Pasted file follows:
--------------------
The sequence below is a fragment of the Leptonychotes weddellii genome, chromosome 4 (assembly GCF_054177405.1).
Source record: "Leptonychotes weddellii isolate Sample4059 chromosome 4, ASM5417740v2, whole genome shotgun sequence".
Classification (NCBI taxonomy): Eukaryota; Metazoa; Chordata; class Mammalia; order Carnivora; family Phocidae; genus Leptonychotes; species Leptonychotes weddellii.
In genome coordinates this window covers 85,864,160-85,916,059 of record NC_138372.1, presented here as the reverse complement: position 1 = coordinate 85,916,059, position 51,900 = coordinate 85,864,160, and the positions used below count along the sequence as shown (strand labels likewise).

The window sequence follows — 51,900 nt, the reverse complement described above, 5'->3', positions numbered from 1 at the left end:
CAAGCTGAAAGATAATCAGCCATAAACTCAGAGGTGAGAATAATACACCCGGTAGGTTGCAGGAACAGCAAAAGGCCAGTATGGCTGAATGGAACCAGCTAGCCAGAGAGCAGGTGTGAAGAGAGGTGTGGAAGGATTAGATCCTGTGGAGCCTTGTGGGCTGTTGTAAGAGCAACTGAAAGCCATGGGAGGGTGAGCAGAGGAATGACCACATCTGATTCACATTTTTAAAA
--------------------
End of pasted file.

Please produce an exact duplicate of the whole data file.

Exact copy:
The sequence below is a fragment of the Leptonychotes weddellii genome, chromosome 4 (assembly GCF_054177405.1).
Source record: "Leptonychotes weddellii isolate Sample4059 chromosome 4, ASM5417740v2, whole genome shotgun sequence".
Classification (NCBI taxonomy): Eukaryota; Metazoa; Chordata; class Mammalia; order Carnivora; family Phocidae; genus Leptonychotes; species Leptonychotes weddellii.
In genome coordinates this window covers 85,864,160-85,916,059 of record NC_138372.1, presented here as the reverse complement: position 1 = coordinate 85,916,059, position 51,900 = coordinate 85,864,160, and the positions used below count along the sequence as shown (strand labels likewise).

The window sequence follows — 51,900 nt, the reverse complement described above, 5'->3', positions numbered from 1 at the left end:
CAAGCTGAAAGATAATCAGCCATAAACTCAGAGGTGAGAATAATACACCCGGTAGGTTGCAGGAACAGCAAAAGGCCAGTATGGCTGAATGGAACCAGCTAGCCAGAGAGCAGGTGTGAAGAGAGGTGTGGAAGGATTAGATCCTGTGGAGCCTTGTGGGCTGTTGTAAGAGCAACTGAAAGCCATGGGAGGGTGAGCAGAGGAATGACCACATCTGATTCACATTTTTAAAA